Mountain to climb for wasteful Tigers
If Day One of the one-off Test against India was frustrating for Bangladesh, day two was nothing short of a disaster. India did do well to pile on the runs before declaring on 687 for six, after which the visitors lost the wicket of Soumya Sarkar at the end and finished the day on 41 for 1.
But it was Bangladesh's lacklustre presence on the field -- which helped the hosts in their cause immensely -- that seemed more alarming.
So uninspired were the visitors that it seemed as though they were waiting for a declaration during the last hour of India's first innings in Hyderabad yesterday.
India's batsmen, meanwhile, broke a number of records. Virat Kohli, who scored a flawless 204, became the first batsman in the history of Test cricket to score four double-centuries in four consecutive series.
It was an exceptional knock that was chanceless. In fact, had he decided to review Taijul Islam's delivery that had trapped him in front, he could have batted on as replays suggested that the ball had struck him outside the off stump. Kohli however, walked away.
India also became the first ever team to score three consecutive 600-plus totals. The previous two scores came against England in Mumbai and Chennai.
Just like on Day One Bangladesh had created a number of chances, which had they taken, would have helped them limit India's run-spree.
After leaking more than 50 runs in the first 10 overs yesterday, Ajinkya Rahane was dropped at deep point by Sabbir Rahman, who is considered Bangladesh's best fielder. Sabbir dived ahead to get a hold of Rahane's cut, but only managed to get a hand to it.
Rahane added 20 more runs to his total before being dismissed by Taijul Islam. Ironically it was a Superman-esque, diving effort from Mehedi Hasan Miraz, the same player who had missed an easy run-out on the first day, at short cover that led to the departure of a bemused Rahane for 83.
It was after the 110-over mark that the ball started gripping and turning a bit and that slowed down India's run-rate. Kohli in fact, missed a turner from Mehedi in the 117th over and the batsman was given out on 180. Fortunately Kohli reviewed that decision and replays suggested that the ball was going to spin away from the leg-stump.
Two overs later Bangladesh captain Mushfiqur Rahim missed a stumping, which is likely to give him nightmares in the coming days. Wriddhiman Saha, who eventually went on to score an unbeaten 106, was just on four at that point of time. He went down the track in an attempt to break the shackles, but was completely deceived by Taijul's flight, giving Mushfiqur the easiest of opportunities to get him out. However, the captain too seemed deceived at the easy opportunity and although he had the ball in his gloves, he mysteriously failed to move inches forward and take off the bails in his first two attempts.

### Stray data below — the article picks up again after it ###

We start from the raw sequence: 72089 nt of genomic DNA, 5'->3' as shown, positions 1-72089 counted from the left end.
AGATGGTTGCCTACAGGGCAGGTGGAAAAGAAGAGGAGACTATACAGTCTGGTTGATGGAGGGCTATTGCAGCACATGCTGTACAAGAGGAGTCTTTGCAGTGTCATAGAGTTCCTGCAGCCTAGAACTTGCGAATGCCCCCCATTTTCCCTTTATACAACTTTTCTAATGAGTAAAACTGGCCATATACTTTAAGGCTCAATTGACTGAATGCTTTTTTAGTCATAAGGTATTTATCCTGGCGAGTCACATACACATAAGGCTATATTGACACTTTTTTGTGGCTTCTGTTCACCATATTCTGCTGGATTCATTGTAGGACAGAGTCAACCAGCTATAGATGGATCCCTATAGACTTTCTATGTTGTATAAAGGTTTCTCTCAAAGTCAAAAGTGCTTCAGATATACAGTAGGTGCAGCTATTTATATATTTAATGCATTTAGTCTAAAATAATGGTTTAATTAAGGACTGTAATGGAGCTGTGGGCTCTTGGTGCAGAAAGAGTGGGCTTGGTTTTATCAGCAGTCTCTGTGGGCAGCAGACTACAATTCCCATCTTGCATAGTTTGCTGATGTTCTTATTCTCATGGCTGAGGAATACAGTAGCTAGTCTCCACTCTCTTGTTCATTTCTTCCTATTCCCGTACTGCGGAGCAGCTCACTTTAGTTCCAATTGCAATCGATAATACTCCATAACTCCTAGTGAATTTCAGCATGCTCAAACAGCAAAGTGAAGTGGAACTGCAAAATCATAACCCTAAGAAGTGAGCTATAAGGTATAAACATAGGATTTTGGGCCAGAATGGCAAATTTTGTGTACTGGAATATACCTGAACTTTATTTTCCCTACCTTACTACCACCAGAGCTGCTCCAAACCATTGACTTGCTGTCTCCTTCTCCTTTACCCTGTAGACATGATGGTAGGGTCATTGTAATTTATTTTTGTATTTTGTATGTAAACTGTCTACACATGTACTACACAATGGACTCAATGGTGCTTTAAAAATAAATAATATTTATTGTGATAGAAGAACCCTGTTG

The game moved on and Kohli eventually reached his double-hundred off 239 balls before getting trapped in front by Taijul.
At 495 for five, Bangladesh reckoned they had a chance to restrict India to a score below 600, but Saha made them pay for the missed opportunity with a 155-ball 106. The innings witnessed seven fours and two sixes.
He shared a 74-run stand with Ravichandran Aswin for the sixth wicket and a century stand with Ravindra Jadeja for the seventh.
Jadeja enjoyed the pitch as well, scoring a quick 60. He however, would not have reached his half-century had Tamim Iqbal not let go of an easy catch at long-on in the 163rd over.
It was a tiring day for Bangladesh with none of the bowlers, except for Taijul, able to make an impact. Taijul bowled a 17-over spell in the morning and finished with figures of three for 156. His economy rate of 3.31 was the best among the bowlers.
Shakib Al Hasan too was disappointing. If Bangladesh does not bowl again this will be the first time since 2013 that Shakib won't get a Test wicket.
After the exchange, the openers put on 38 runs before Soumya bottom-edged a fast Umesh Yadav delivery to the keeper. It was initially given not out, but a review showed that Soumya had feathered it through to Saha.